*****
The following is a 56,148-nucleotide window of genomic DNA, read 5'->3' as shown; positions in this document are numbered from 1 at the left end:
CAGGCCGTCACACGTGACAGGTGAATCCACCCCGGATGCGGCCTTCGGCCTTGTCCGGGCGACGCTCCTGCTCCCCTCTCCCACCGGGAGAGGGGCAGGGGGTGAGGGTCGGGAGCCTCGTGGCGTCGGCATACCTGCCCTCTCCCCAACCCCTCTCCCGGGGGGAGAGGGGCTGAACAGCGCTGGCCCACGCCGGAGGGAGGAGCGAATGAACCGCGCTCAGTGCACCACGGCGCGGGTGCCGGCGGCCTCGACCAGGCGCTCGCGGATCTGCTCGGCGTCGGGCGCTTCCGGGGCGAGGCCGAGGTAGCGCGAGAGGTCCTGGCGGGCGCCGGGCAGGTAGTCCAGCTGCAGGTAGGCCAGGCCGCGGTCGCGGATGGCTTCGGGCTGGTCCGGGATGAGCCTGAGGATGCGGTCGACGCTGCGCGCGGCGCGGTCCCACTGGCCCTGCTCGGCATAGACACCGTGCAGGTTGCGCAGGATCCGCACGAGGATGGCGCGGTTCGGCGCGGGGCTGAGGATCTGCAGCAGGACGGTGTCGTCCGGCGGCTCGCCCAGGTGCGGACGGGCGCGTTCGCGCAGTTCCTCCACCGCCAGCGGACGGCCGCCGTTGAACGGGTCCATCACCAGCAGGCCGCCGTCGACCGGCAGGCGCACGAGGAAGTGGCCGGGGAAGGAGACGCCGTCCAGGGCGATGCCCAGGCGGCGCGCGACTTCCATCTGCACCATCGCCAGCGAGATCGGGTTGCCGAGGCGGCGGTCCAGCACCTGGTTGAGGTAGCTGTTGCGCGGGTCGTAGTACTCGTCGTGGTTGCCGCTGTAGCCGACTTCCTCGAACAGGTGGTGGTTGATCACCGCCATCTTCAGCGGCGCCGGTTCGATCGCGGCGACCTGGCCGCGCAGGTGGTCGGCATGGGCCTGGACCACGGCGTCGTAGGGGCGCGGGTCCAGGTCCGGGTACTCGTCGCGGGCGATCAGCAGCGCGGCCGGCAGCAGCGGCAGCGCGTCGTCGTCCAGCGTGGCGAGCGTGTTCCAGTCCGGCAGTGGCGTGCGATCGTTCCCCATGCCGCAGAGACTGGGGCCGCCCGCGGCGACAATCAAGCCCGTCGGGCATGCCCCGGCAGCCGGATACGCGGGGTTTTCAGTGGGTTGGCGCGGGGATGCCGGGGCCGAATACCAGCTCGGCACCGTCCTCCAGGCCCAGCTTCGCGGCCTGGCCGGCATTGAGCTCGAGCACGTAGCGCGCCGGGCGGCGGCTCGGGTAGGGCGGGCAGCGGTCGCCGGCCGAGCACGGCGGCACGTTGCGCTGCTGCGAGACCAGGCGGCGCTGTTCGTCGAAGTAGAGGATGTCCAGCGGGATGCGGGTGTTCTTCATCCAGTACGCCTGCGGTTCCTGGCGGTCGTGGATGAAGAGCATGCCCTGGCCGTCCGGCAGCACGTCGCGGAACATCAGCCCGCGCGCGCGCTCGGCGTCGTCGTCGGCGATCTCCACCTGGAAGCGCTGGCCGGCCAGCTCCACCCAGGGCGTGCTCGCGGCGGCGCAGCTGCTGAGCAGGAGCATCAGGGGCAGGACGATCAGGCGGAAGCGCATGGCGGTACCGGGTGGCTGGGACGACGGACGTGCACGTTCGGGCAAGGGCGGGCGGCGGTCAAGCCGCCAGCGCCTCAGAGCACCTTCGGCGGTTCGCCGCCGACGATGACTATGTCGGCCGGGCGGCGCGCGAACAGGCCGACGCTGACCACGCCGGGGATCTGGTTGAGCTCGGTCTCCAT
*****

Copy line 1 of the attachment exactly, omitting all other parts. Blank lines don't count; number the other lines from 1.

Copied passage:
The following is a 56,148-nucleotide window of genomic DNA, read 5'->3' as shown; positions in this document are numbered from 1 at the left end: